But this is all pie in the sky in any event.  There is no guarantee of the level of income generation forecast.  If there are detailed calculations and equations behind any of these figures, I’d love to see them:  more likely, a blunt percentage increase on income generated in previous years was applied.  And if the increased income doesn’t materialise, are these same departments expected to make their efficiencies in other ways?  Don’t count on it.  Which puts even more pressure on front-line services which spend considerable amounts like education and social work.

In education, the workforce is going to take a battering.  Remember the stushie in Renfrewshire over the SNP’s proposal to cease providing teachers in nursery schools?  Guess what?  It’s being done in Glasgow but ever the wily political veterans, the Labour group has buried this proposal in a £5million package of “alterations to staff allocation”.  The council intends over the next two years to raise class sizes in primary schools (“review of staffing formula in primary schools”), cut subject choice in secondaries (“improved timetabling in secondaries to maximise staffing”), replace teachers in nurseries with “team leader child development officers” and will hit additional support for learning staffing for a second time in this budget.  The only measure which suggests planned rather than panicked reprovisioning is the shift to “cluster heads for early years”.

And if we were in any doubt that it is children – and the most vulnerable children – who will bear the brunt of Glasgow’s budget savings, the £2.4 million saving identified for additional support for learning by reducing additional support for learning staff, merging and relocating more establishments, reforming hospital education and stopping the ASL summer programmes confirm it.  Additionally, there will be a review of out of school care lets where out of school care services do not run to capacity – which probably means stopping lets to clubs and schemes in poorer areas where higher unemployment ensures there is less demand for after school care.  The cost of a school dinner and a breakfast club place is going up, and for the first time, charges will be introduced for fruit and snacks in nurseries on the grounds that it brings pre-school children into line with school age.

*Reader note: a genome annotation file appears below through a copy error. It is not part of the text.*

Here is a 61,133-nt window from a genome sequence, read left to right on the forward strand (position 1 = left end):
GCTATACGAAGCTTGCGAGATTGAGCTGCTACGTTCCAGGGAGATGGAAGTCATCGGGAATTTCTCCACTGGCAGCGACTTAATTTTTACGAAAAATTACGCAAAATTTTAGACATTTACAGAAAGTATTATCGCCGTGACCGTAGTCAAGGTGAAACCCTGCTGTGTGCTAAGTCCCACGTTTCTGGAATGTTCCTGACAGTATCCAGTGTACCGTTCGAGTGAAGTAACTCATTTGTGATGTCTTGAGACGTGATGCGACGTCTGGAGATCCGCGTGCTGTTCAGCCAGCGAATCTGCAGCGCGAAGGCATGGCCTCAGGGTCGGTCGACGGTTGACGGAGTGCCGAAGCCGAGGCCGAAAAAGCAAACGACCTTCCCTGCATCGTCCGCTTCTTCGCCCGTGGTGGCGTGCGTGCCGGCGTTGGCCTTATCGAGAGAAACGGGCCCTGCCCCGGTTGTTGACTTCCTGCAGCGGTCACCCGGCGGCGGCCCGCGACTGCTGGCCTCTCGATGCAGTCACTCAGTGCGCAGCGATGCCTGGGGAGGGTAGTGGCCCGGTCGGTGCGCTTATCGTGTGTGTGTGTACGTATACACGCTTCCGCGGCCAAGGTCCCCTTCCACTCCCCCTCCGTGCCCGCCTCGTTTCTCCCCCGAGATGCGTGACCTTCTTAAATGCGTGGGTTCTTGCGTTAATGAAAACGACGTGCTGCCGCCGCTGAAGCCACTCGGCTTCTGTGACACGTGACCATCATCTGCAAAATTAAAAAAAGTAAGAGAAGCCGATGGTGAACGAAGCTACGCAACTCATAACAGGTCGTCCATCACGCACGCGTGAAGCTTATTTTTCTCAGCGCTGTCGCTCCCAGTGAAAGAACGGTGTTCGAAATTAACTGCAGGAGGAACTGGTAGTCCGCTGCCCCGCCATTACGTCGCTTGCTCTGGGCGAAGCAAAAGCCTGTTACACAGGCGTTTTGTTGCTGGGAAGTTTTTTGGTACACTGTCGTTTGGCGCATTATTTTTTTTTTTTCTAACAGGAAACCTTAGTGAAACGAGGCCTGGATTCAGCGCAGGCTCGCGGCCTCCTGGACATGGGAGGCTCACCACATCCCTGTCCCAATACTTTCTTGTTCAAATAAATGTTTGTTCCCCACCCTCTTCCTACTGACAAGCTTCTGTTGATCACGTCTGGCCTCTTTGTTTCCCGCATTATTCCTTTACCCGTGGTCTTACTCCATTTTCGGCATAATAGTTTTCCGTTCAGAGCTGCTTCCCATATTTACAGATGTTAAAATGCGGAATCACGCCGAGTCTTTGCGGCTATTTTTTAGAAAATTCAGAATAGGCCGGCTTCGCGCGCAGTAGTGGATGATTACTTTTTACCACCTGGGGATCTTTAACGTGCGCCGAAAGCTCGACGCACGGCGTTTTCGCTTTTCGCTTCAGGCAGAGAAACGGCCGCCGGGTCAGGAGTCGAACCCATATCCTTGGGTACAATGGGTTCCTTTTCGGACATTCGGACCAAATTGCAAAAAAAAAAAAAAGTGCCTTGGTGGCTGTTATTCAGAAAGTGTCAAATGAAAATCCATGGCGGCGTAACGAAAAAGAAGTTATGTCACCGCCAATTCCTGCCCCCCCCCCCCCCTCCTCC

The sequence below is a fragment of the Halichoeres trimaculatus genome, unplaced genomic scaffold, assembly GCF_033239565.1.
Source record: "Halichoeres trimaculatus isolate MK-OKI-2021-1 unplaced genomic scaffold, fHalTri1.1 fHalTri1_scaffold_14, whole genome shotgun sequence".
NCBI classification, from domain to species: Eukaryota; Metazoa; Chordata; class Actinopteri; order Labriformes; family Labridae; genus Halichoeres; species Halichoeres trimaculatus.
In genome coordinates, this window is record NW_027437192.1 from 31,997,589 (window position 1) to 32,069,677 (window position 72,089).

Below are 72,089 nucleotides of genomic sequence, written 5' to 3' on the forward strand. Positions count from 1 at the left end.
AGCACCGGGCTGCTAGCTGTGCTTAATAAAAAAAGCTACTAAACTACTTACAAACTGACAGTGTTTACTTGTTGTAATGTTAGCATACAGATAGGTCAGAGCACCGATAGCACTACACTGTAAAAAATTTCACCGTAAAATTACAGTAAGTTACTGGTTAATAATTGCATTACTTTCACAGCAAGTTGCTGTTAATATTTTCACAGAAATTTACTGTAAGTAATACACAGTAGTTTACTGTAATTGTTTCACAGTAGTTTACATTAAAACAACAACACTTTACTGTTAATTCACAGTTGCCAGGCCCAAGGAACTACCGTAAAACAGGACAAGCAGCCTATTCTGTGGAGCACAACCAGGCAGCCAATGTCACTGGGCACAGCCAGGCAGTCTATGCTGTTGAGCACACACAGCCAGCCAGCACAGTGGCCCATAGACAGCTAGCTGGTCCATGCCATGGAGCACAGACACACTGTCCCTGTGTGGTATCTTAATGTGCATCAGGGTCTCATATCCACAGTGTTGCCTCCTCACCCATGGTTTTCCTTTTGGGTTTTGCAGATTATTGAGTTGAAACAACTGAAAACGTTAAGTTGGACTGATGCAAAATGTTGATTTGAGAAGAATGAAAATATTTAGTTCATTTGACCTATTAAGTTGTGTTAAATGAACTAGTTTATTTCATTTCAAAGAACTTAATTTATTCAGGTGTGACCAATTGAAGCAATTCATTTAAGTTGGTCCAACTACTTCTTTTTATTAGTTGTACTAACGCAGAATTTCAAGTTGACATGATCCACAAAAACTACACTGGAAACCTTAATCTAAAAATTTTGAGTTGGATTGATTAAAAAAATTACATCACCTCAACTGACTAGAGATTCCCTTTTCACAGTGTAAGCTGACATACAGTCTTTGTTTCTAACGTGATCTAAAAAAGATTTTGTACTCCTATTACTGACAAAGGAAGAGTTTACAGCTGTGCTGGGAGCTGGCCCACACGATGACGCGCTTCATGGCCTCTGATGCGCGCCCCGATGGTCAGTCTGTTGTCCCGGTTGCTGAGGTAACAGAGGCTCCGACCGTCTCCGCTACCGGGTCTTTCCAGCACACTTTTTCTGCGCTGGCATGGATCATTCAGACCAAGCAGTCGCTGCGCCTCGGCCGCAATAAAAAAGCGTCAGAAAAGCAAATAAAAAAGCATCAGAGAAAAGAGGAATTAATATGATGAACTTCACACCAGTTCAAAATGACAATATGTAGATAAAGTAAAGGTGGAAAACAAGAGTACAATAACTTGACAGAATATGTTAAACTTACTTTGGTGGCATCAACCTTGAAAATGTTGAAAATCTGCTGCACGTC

In social work, there are jobs and front line services going and privatisation by stealth.  The meals service is putting prices up, limiting choice to two courses and moving 390 Cordia clients of its meals at home service “to an alternative service provider who deals directly with clients”.  This package provides a one off saving of £306,000.   £87,000 will be saved by “redirecting” transport provision for playschemes and community groups;  Cordia is stopping its handperson service; and posts will be done away with in hospital social work services, the centre for sensory impairment, community work and homelessness teams.  As usual, the voluntary sector will take a big hit totalling over £2 million in 2 years.  Apparently there will be “minimal impact on service users”.  Yep, that’s what they always say.

What amazes me is how little of this kind of detail finds its way into the public domain, through the media.  The detail of the figures might be dull but the potential impact is not.  What Glasgow City Council’s budget means is a hard time in the next two years for low income families in particular.  It’s bad enough the ConDems whacking their living standards with their austerity measures without local councils adding to their misery.